Diet for those involved in physical labor
Some of us prefer to sit at the computer all day without seeing daylight, while someone, on the contrary, has to do with heavy physical exertion. And today we will talk about the diet of those who are engaged in physical labor because they need food that provides energy, strength, and stamina for the whole working day. And this means that all their food – and not only at work – must be a constant, reliable source of energy.
Food is our fuel. Oxidizing and burning in the body, it provides us with energy, replenishing the daily energy costs. Plant and animal food is not only a source of energy and building material but also a factor that provides a certain composition of the internal environment and carries information from the environment. The calorie content of food is a source of strength. How many calories a person needs depends mainly on his activity and his weight. A man leading a sedentary lifestyle needs 2500 kcal, a woman about 2000 is enough.
However, with heavy physical labor, the need for energy increases; and the more you weigh, the more calories you need to get with food. For example, a man of average build, weighing about 65 kg, engaged in physical labor, needs 3510 kcal per day. A larger man weighing 85 kg requires 3900; women who do heavy work, with a weight of 55 kg, need 2220 kcal per day, and with a weight of 70 kg – 2580. Food for hard workers The best way to get enough energy and stock up on energy for the whole working day is often to eat carbohydrate-rich foods. These include whole-grain bread and cereals, potatoes, rice, pasta. This food not only provides the body with vitamins and minerals but also creates a feeling of satiety.
And for workers engaged in physical labor, and for everyone else, these products are much preferable to fatty foods. You should not be tempted to eat a high-calorie fatty dish because you spend a lot of energy during work: to burn calories from fatty foods, it will take tremendous physical effort. Daily intake of foods high in fat invariably leads to an increase in body weight. You must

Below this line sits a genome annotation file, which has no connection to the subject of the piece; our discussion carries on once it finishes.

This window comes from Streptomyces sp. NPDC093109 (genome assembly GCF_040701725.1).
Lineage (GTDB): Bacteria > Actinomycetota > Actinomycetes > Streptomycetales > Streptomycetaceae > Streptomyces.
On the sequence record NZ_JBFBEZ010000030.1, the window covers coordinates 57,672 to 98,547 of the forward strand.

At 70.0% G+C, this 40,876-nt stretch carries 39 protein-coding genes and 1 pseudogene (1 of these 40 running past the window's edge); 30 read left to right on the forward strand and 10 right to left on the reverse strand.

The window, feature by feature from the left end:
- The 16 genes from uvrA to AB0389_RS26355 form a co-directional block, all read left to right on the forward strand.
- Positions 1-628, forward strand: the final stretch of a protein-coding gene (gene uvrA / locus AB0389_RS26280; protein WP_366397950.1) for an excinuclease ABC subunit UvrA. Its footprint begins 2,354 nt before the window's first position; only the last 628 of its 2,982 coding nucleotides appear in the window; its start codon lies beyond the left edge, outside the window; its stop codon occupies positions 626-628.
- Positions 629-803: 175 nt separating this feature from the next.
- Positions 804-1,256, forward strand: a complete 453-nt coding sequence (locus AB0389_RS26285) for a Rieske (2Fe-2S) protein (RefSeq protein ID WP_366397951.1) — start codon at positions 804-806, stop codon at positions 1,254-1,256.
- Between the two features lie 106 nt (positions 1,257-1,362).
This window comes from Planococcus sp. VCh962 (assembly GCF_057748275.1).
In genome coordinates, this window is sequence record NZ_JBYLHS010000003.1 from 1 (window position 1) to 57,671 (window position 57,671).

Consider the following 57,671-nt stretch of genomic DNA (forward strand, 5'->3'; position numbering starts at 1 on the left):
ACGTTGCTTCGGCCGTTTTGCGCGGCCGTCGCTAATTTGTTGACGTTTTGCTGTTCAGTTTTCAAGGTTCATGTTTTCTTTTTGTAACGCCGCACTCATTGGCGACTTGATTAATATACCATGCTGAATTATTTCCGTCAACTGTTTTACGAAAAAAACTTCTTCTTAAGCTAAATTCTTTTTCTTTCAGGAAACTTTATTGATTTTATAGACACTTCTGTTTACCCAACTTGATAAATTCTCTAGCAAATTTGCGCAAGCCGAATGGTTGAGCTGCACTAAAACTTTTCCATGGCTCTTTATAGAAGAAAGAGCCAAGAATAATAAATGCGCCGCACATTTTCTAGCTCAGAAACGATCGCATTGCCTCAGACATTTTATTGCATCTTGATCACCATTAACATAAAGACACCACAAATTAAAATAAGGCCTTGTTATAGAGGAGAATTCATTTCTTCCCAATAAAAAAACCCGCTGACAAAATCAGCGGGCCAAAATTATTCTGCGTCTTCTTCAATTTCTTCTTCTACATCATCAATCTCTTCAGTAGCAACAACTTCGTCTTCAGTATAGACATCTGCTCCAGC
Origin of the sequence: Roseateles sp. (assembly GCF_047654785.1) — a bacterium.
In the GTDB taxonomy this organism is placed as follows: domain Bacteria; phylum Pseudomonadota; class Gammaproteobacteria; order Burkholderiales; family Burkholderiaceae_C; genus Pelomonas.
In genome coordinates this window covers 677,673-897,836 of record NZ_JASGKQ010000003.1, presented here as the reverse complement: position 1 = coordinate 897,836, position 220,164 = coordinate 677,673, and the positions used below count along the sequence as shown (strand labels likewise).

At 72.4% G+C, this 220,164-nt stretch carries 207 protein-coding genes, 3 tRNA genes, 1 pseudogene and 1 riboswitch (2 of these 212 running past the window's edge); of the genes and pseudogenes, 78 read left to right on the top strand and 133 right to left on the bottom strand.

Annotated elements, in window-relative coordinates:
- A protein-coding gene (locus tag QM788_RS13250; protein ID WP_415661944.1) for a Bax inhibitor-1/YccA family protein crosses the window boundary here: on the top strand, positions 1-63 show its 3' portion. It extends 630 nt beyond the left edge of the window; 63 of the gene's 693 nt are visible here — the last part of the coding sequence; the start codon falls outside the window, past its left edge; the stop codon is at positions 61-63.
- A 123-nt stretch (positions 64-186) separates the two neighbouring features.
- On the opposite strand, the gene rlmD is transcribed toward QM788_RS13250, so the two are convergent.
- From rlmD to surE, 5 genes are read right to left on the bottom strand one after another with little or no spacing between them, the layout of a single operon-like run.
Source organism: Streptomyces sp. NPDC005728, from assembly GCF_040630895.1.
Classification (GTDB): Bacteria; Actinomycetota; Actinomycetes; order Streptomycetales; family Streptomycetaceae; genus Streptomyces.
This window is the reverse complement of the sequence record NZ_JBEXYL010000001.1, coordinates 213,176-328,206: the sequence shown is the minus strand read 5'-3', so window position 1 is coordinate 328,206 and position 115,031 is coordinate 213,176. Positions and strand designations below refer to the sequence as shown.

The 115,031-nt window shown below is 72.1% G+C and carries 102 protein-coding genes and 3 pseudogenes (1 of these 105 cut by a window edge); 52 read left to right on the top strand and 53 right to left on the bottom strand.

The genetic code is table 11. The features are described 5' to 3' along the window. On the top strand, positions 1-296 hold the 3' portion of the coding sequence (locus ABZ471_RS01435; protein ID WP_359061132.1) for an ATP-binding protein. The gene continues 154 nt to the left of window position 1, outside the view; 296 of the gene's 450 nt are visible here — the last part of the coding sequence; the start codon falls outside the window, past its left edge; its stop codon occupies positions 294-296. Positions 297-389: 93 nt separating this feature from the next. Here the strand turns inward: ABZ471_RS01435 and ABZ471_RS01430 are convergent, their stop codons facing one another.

Be sure to eat fruits and vegetables five times a day
Get protein from lean meat and poultry, fish and legumes, and not from foods rich in saturated fats. Remember that some meats contain less saturated fat than others; in pork, for example, the most unsaturated fats, and in mutton the least.
Use monounsaturated or polyunsaturated oils and fats for food and cooking. They are good for the heart, and they also contain more vitamin E beneficial for the skin than saturated fats such as butter and margarine.
Eat salmon, mackerel, sardines and sardinops, herring and tuna at least twice a week to get omega-3 fatty acids. Tuna is better
just fresh, not canned. This oily fish perfectly protects joints and also lowers blood cholesterol.
Vary the sandwich toppings: substitute ham, bacon or sausage rich in saturated fats, eggs, low-fat cheese, chicken (skinless) or fish.
Drink plenty of water – you need more than the recommended eight glasses a day. These eight glasses do not include tea or coffee, as these are diuretics that stimulate fluid loss. When working in the heat, you sweat a lot, so keep those water bottles on hand to prevent dehydration and fatigue.
Millet porridge (required in milk and butter), a sandwich with cheese and butter, cocoa with sugar.
Oatmeal with honey, nuts, and raisins, a sandwich with butter and sausage, coffee with sugar and milk.
Stewed potatoes with any kind of meat, a bun with butter and cheese, coffee with sugar and milk.
Dried oatmeal flavored with whole milk.
Sandwich with butter and sausage, high fat sweet yogurt, fruit juice.
Pasta with meatballs, white bread with butter and cheese, fruit juice.
Borsch with meat (preferably with pork), meatballs, pasta with cheese, jelly.
Cabbage soup, fried fish, fried potatoes with onions, salad, seasoned with sour cream, fruit juice.
Pea soup, sour cream salad, tea with sugar and cake.
Vegetable salad seasoned with mayonnaise and sprinkled with grated cheese, fruit juice.
High-fat milk with sweet biscuits.
Fruit salad (banana, avocado, kiwi) seasoned with yogurt.
Omelet or scrambled eggs with tomatoes, cheese, and ham, warm milk with honey.
Buckwheat porridge with candied fruit, filled with milk, a sandwich with sausage, sweet tea.
Goulash, rice porridge, bun with butter and sweet tea.